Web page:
I think they are talking now about six Test matches in nine weeks [as part of England's reworked schedule], plus a few ODIs? So the four elite who are likely to do it, plus the three other lads, are going to have to be in lockdown for probably nine weeks. That is going to turn you stir-crazy.
That also seems to be an argument for increasing the pool of eligible umpires.
The other side of it, not even in lockdown, was, we always thought it was a little unfair there was three Aussies and four English on the panel. It left five [who could officiate] when an Ashes series came, which is a massive series. I think three or four of those have done five or six [Ashes] series. Marais Erasmus, Aleem [Dar], Kumar [Dharmasena]. At the end of it, there's just five of them. That makes it very, very difficult.
I think the best umpires should umpire the biggest games. Whether it's an Englishman at one end, say Richard Kettleborough, and Bruce Oxenford at the other end, or Rob Tucker, whatever way you want… because DRS now is not letting you go. If you're making a mistake, you're making a mistake. The only worry I think the boys would have is when you've got umpire's call. You know, you can give an umpire's call to England if you're a Pom and not give it to Australia.
You don't want it going back to people saying, oh, this is biased. You can't have that.
You've written about the episode of burnout you suffered in 2016, in part due to the amount of travel and time away from home. Is that something the ICC should be taking into account?
I think it is. It was a very difficult time for me, and I pray that I don't see [it happen to] anybody, but I do believe there's been one or two that have not been their normal self. And there's always this fear of [showing] weakness - "You shouldn't be talking about this."
I'm listening to young Dominic Bess now. He's a very bright, nice kid. And he's openly saying: don't have a fear of talking to people. If I bump into someone now, I say, "Are you are you okay? Look, mate, I've got an hour. Come on, let's chat it out." Whereas a year ago, I don't think I would have said that.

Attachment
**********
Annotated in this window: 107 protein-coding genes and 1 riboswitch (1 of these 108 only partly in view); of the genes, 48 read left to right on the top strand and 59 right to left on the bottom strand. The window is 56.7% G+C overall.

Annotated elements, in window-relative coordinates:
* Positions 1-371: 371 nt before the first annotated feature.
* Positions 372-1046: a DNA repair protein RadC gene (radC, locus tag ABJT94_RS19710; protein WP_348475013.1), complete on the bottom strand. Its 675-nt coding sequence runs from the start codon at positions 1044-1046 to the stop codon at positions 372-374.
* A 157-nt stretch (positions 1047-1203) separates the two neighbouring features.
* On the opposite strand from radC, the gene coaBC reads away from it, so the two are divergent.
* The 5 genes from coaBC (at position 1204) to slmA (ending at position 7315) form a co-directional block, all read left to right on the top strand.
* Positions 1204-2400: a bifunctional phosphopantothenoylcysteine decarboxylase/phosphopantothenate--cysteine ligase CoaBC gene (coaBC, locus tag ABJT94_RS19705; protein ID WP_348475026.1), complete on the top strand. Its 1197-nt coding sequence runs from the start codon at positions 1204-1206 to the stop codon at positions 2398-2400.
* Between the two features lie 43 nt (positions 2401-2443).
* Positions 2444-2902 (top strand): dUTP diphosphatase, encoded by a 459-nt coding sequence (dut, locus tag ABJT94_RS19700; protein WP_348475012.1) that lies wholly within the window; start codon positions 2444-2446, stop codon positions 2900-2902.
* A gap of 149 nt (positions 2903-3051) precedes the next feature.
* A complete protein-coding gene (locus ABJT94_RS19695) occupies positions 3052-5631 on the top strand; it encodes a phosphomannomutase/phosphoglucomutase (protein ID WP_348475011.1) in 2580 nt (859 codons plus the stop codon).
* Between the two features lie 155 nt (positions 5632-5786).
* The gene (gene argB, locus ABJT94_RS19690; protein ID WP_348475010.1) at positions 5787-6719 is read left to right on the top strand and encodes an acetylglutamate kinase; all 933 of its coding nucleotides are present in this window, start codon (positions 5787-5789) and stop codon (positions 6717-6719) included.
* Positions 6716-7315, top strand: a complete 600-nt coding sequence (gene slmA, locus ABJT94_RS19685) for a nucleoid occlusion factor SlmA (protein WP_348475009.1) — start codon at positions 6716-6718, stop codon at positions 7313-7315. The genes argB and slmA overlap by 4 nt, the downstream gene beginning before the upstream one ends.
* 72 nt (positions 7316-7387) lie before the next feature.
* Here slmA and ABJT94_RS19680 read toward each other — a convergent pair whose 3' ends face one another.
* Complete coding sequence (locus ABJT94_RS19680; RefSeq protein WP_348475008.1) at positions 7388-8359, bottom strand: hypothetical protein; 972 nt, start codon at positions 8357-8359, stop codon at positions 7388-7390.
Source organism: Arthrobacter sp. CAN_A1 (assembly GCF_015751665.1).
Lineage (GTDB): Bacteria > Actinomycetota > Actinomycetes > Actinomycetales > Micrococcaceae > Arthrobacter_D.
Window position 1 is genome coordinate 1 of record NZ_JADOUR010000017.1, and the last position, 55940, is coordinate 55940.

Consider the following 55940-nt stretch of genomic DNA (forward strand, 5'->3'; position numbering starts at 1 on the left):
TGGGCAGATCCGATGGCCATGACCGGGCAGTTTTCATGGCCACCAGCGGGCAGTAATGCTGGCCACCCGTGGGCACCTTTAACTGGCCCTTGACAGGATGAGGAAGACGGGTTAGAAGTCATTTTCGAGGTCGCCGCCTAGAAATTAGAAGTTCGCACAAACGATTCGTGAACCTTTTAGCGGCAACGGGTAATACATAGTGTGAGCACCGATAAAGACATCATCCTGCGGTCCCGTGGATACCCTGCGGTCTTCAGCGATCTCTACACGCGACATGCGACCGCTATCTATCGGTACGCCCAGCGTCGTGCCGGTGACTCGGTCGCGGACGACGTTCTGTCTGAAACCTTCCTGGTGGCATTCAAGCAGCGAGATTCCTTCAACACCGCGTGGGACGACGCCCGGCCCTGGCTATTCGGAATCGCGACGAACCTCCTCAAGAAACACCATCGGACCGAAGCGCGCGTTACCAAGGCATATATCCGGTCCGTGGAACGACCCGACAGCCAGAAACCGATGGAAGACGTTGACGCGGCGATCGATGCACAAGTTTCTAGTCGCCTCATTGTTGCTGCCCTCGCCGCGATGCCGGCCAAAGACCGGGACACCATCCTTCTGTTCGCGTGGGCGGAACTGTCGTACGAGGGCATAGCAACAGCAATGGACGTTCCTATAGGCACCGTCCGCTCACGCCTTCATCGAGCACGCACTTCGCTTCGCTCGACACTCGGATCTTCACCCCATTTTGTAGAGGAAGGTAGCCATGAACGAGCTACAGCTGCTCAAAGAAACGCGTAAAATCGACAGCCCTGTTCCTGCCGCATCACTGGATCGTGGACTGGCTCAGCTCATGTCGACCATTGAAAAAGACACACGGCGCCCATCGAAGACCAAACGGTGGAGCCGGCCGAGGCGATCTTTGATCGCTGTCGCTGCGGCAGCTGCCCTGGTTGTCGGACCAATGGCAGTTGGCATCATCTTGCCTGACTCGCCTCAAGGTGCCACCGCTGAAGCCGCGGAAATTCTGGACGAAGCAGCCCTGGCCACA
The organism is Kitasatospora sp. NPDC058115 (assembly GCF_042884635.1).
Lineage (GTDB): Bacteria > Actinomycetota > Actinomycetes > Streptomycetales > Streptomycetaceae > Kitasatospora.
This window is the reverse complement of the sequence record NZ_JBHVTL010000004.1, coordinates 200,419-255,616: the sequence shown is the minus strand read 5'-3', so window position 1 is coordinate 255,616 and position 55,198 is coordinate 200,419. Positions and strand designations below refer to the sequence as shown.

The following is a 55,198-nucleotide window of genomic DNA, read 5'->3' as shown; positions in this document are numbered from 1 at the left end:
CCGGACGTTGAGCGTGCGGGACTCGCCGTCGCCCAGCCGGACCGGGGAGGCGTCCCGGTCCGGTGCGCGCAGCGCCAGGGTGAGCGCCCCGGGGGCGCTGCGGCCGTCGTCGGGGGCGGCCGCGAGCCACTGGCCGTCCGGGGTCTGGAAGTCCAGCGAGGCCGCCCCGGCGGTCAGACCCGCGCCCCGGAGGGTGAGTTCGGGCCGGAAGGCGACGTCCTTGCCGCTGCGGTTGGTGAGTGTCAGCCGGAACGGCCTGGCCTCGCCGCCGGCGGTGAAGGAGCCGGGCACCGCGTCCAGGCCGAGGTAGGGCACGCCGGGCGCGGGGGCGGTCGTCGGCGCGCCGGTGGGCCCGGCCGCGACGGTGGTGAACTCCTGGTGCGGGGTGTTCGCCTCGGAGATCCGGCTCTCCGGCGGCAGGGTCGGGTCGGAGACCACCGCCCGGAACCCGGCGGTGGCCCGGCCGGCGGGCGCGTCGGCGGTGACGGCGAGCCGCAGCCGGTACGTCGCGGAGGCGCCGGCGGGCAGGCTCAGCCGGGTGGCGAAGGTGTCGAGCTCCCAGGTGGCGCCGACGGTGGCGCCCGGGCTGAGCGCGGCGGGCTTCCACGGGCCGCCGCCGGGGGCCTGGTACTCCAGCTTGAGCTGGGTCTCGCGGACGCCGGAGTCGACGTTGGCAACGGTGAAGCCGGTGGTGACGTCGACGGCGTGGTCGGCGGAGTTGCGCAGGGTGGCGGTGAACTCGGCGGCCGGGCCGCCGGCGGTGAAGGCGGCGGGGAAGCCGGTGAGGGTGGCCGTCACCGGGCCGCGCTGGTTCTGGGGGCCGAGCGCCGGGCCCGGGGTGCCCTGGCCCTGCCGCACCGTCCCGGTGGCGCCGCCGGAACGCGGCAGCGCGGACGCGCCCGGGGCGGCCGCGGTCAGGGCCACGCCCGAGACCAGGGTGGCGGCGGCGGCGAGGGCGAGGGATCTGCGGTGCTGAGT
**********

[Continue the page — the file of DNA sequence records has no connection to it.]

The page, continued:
Putting your passport in the fridge after returning home was a sign to you that something was wrong. But how long did it take to confront the issue and talk about it?
Six weeks, eight weeks, maybe longer. Once I got on the field, I was integrated with some great players and really fantastic people. But it's when you went back to your hotel room and you just thought, "Well, what am I doing?" Or a car comes to pick you up to take you to the airport. "Why am I doing this?'"
I was going for a trip to the West Indies. St Lucia, Barbados, and somewhere else, somewhere beautiful. And I didn't want to go. I'm looking at myself: "What you thinking here, Ian, you've got six weeks in the Caribbean. In February, when it's freezing in London." I didn't want to do it. But once I got on that flight and got there, it was a different story.
I was walking down through Hove and I was jumping into shops to avoid people. I didn't want to hold a conversation because I knew someone would look at me and go, "What's your problem?"
I listened to Marcus Trescothick on a podcast talking about it. I spoke to Michael Yardy about it. Suddenly I was talking to people about it, and it was like, well, that's me. The awareness now is much greater. We're lucky that we have the ECB, who were outstanding when I sort of blurted it out. Chris Kelly [the ECB's umpires' manager] was unbelievable. He rang me every other day. Dennis Burns, my coach at the ICC, people that I really trust, just rang me and rang me and talked and talked, recommended books I should read and told me to stop drinking like a lunatic.
"I think the best umpires should umpire the biggest games, because DRS now is not letting you go. If you're making a mistake, you're making a mistake"
On the subject of scrapping neutral umpires, you would presumably have loved to umpire an Ashes Test?